Red Faction: Guerrilla Re-Mars-tered Review – The Game Nobody Asked For
Red Faction: Guerrilla Re-Mars-teredJuly 3rd, 2018
Nine years after its initial release, Red Faction: Guerrilla has been re-Mars-tered – you know, because it’s set on Mars – by developer, Volition. Over the past couple of weeks, players have been returning to this cult title to experience its classic environmental destruction physics at a smooth 60FPS. If you missed Red Faction: Guerrilla the first time around, it’s worth mentioning that it’s actually the third installment in the Red Faction franchise, set a full fifty years after the first game. With Earth’s natural resources running scarce, the Earth Defense Force (EDF) has enslaved the Martian race in an attempt to acquire precious commodities needed back on Earth. Joining the Red Faction rebels, players will fight back against the EDF to strive for a fairer deal for the Martians, wreaking havoc on the environment in the process.
According to the game’s Steam page, the Re-Mars-tered version features the following upgrades: fully reworked graphics, heavily reworked textures and graphics features adding, for example, specular maps, improved shadow rendering, improved Lighting, shader & postprocessing rework and native 4K support. So, what does this actually mean? Red Faction: Guerrilla now looks better and can be played at 4K resolution without the need for any modifications. Those playing on a PlayStation 4 Pro or Xbox One X will not be able to run the game at 60FPS when using the 4K mode. Thankfully, the base game runs at a solid 60FPS on both the stock Xbox One and PlayStation 4 consoles (at 900p and 1080p respectively).
Ultimately none of the changes truly matter as the game doesn’t look that much better. If you only ever played Red Faction: Guerrilla on the last generation consoles then you may find the changes to be significant. Coming from the PC version, it feels like very little has been changed. It’s a bit like putting makeup on a pig. Sure, the pig looks better compared to other pigs, but it’s still a pig, you know?
Aside from the visuals, this remastered version does nothing to alter the original gameplay which can be seen as both a blessing and a curse. Fans of the original game may appreciate this as it’ll be just as they remembered back in 2009, however, there are a number of changes the developers could’ve made to dramatically improve the game. Having to do the same repetitive missions to liberate an area gets boring really fast. There are only so many times you can go through the same ‘destroy this building’, ‘escort this person to safety’ and ‘protect these people’ missions without going insane. You cannot continue doing the main missions without going through several side-quests first. Sadly, the main story missions aren’t that much better than the side-quests. While the main missions progress the story further, they aren’t that much different from the side-quests except usually they are followed by a cutscene with poorly written dialogue.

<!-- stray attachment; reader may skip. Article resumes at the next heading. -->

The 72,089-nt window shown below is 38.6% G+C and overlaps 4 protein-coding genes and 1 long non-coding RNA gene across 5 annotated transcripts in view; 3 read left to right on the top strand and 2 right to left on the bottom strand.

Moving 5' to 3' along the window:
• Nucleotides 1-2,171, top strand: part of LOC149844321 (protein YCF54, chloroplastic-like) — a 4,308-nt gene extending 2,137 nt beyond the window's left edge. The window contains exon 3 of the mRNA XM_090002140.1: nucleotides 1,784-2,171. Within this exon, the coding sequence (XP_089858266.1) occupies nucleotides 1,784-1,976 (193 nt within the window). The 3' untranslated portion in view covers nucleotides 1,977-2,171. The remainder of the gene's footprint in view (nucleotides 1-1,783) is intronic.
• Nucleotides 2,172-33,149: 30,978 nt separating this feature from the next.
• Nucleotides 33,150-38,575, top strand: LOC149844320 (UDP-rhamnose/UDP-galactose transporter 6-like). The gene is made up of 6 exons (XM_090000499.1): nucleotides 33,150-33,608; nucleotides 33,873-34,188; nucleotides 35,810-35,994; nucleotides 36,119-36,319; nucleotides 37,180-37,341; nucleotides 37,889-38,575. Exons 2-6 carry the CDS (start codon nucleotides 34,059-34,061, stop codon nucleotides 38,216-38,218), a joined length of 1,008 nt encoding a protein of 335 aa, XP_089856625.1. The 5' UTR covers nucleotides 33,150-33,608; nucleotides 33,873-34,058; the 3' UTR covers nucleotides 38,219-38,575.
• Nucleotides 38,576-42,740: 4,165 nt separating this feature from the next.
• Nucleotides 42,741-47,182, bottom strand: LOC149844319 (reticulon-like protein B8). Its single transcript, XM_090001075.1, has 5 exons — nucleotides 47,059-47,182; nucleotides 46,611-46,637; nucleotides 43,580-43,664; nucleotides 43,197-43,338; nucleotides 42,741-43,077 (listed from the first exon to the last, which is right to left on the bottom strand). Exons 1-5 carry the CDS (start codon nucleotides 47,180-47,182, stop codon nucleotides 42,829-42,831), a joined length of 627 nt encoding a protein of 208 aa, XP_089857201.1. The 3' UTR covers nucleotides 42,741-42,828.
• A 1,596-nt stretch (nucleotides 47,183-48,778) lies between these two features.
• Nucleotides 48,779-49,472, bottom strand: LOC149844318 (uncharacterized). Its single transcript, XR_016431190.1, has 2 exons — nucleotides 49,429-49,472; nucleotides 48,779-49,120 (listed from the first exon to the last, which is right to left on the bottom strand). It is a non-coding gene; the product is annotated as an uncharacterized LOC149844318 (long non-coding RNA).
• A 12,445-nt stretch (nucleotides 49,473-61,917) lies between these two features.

Red Faction: Guerrilla Re-Mars-tered is the perfect example of the average PlayStation 3/Xbox 360 generation game. You’ve got your desaturated palette of browns and greys, repetitive tasks that don’t respect your time and clunky combat that only feels decent when using explosive weapons. Sure, it has the destruction system which is still impressive to this day, but that alone doesn’t bring the game to the higher standards that we have today. I found Red Faction: Guerrilla to be much more fun when played in short bursts and, as played out as it sounds, this is the type of game that would have been better suited to a system like the Nintendo Switch.
While many people may have forgotten about Red Faction: Guerrilla’s multiplayer modes, it remains intact on the remastered version. If you aren’t sick of blowing stuff up in the campaign then you can join your friends and blow up stuff together. Featuring six modes and twenty-one maps, there’s plenty to experience providing the game’s matchmaking doesn’t put you into empty lobbies. Speaking of bugs, the multiplayer section of the game appears to be full of them. The biggest problem so far is that players are finding themselves falling through the map. This isn’t just a one-off thing, it happens almost every single time you play. There aren’t many people playing the multiplayer modes on PC, but the few matches I did get into seemed to run well (latency-wise).
It shouldn’t come as surprise to anyone that Red Faction: Guerrilla Re-Mars-tered runs just as well as the original game. I’ve had a few issues with the game freezing every ten minutes or so for roughly half a second, it isn’t a deal-breaker by any means but it certainly is annoying. The PC version of the game can natively run at 4K and refresh rates above 60Hz (all the way up to 240Hz). Speaking of the PC version of this game, people that own the original game on Steam will be happy to know that the remastered version is available to them for free.
Red Faction: Guerrilla’s biggest strength is without a doubt the sheer amount of fun you can have smashing things across Mars. Sadly, that initial enjoyment doesn’t last long as you proceed to do the same missions over and over again. Is this game worth picking up, or even worth replaying? For the sake of nostalgia, it might be nice to boot up the game just to relive old memories, but I wouldn’t recommend purchasing this title. Despite launching at a reduced price and even being free in some instances, I would suggest playing something else. The standards for open-world third-person shooters has risen far beyond Red Faction: Guerrilla. Skip this game unless you are a huge fan of the original, or you just really love breaking stuff.
- Almost a decade on, the destruction system continues to stand out
- Fun in bursts
- Free for those that bought the original game on PC
- Dated gameplay
- Repetitive missions
- Terrible story